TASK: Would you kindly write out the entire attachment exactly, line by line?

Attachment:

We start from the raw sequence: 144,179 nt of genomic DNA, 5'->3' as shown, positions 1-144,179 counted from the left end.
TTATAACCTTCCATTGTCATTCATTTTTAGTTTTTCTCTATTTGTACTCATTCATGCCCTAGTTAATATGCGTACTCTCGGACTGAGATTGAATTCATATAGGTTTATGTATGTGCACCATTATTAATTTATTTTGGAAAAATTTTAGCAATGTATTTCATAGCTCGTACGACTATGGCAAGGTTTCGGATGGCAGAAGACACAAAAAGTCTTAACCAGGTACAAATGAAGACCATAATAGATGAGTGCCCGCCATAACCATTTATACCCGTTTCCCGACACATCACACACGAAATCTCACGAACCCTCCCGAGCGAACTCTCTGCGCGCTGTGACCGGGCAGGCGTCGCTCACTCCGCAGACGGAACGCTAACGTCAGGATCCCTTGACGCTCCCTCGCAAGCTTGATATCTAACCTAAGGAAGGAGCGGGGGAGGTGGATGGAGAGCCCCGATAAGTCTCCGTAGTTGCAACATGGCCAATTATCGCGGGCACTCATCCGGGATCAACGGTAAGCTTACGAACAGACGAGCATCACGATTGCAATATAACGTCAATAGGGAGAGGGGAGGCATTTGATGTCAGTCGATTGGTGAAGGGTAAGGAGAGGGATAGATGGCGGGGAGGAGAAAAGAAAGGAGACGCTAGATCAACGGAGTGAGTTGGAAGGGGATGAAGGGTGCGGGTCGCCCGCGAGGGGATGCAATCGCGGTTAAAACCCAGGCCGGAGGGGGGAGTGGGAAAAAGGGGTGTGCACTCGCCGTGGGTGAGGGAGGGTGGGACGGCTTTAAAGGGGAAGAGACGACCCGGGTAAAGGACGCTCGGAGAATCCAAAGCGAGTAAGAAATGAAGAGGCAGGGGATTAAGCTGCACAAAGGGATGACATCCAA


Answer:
We start from the raw sequence: 144,179 nt of genomic DNA, 5'->3' as shown, positions 1-144,179 counted from the left end.
TTATAACCTTCCATTGTCATTCATTTTTAGTTTTTCTCTATTTGTACTCATTCATGCCCTAGTTAATATGCGTACTCTCGGACTGAGATTGAATTCATATAGGTTTATGTATGTGCACCATTATTAATTTATTTTGGAAAAATTTTAGCAATGTATTTCATAGCTCGTACGACTATGGCAAGGTTTCGGATGGCAGAAGACACAAAAAGTCTTAACCAGGTACAAATGAAGACCATAATAGATGAGTGCCCGCCATAACCATTTATACCCGTTTCCCGACACATCACACACGAAATCTCACGAACCCTCCCGAGCGAACTCTCTGCGCGCTGTGACCGGGCAGGCGTCGCTCACTCCGCAGACGGAACGCTAACGTCAGGATCCCTTGACGCTCCCTCGCAAGCTTGATATCTAACCTAAGGAAGGAGCGGGGGAGGTGGATGGAGAGCCCCGATAAGTCTCCGTAGTTGCAACATGGCCAATTATCGCGGGCACTCATCCGGGATCAACGGTAAGCTTACGAACAGACGAGCATCACGATTGCAATATAACGTCAATAGGGAGAGGGGAGGCATTTGATGTCAGTCGATTGGTGAAGGGTAAGGAGAGGGATAGATGGCGGGGAGGAGAAAAGAAAGGAGACGCTAGATCAACGGAGTGAGTTGGAAGGGGATGAAGGGTGCGGGTCGCCCGCGAGGGGATGCAATCGCGGTTAAAACCCAGGCCGGAGGGGGGAGTGGGAAAAAGGGGTGTGCACTCGCCGTGGGTGAGGGAGGGTGGGACGGCTTTAAAGGGGAAGAGACGACCCGGGTAAAGGACGCTCGGAGAATCCAAAGCGAGTAAGAAATGAAGAGGCAGGGGATTAAGCTGCACAAAGGGATGACATCCAA